Through this project, LNS and our partners seek to provide a forum in which policy makers, as well as organizers and campaigners, from each of our movements can seek to broaden and deepen the basis of our solidarity and coordinated struggles. As we proceed, we will also identify and pursue strategic opportunities around concrete issues and projects to be pursued in a second expanded phase. The conversations will be rooted in a simple rationale:

  • Our ambitions have been too small. We need to look beyond the short-term debates and develop a big, joint vision for the future of the economy.
  • Neither the labor movement nor the environmental movement can change the trajectory of the economy on its own. We are stronger together.
  • Both movements need to get beyond the “growth versus no growth” debate and that requires each side to revisit underlying assumptions about how the economy should work.
  • Both movements need to grow a joint vision for a just and sustainable economy together, through sustained dialogue. To begin, these conversations initially need to be between individuals, independent of their institutional commitments, but could grow into more formal commitments from their organizations.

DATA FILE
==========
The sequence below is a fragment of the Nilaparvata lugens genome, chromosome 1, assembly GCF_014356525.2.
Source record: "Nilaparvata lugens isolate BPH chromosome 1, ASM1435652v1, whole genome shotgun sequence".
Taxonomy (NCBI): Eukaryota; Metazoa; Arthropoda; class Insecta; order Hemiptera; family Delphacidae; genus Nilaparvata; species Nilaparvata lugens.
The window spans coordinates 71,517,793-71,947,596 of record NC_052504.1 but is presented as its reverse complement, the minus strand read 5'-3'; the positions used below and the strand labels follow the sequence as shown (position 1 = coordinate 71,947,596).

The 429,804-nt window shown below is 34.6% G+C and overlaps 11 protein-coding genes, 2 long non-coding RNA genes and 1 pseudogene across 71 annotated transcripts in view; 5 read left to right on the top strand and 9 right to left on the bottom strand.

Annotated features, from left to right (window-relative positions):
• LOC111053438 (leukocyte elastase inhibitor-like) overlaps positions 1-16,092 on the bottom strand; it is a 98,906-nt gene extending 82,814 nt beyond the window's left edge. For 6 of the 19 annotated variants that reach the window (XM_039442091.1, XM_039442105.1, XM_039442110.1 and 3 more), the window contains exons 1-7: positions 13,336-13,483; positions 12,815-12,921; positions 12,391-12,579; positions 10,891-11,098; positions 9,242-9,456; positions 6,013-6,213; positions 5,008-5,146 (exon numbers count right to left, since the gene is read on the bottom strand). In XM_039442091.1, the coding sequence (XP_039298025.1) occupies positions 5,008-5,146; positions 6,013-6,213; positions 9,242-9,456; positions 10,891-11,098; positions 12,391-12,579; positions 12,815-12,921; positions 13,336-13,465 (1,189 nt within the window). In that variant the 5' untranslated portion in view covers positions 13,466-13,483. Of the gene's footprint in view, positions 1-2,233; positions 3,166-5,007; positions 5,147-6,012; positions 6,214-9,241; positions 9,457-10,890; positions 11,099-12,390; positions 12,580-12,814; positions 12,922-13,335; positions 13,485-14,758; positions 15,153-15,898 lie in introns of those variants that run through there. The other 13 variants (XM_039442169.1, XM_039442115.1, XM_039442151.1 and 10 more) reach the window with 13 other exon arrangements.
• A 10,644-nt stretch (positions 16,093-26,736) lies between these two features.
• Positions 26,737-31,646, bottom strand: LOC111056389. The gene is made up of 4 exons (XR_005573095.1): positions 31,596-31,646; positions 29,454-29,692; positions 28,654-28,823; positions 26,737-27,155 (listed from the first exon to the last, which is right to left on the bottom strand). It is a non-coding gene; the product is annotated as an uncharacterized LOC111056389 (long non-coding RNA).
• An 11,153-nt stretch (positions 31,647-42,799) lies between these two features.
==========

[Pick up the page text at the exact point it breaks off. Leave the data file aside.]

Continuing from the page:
• In the absence of a powerful mutual vision for the future, these movements will continue on a conflicted path, diverting resources to short term fights, confusing political allies, and allowing corporate interests to dominate the national economic agenda.
  • It is possible – and even likely – that the two movements can develop a joint economic vision that is transformational, sustainable, and just.
  • Ultimately LNS and our partners hope to build a new culture of dialogue, cooperation, and shared vision between the labor and environmental communities.


LNS, in cooperation with our partners, will be running a series of structured conversations, hosted at Georgetown University, that will build a new culture of dialogue, cooperation, and shared vision between the labor and environmental communities — and advance our thinking about what a new economy should look like. The success of the project will be measured by the extent to which it articulates a new frame that both labor and environmental movements can use to reconstruct their own approaches to the future of our economy and jump-start a conversation within both movements about these issues.

Participants will include:

Economists: Labor economists and ecological economists are not often in the same room. They share a discipline but their expertise tracks them into different policy debates and institutional structures. They need to come up with a common understanding of the economic theories driving their work and the real world problems to which they are trying to respond. In addition, we have a lot to learn from the growing conversation around “new economics,” a vision for a “shared economy.”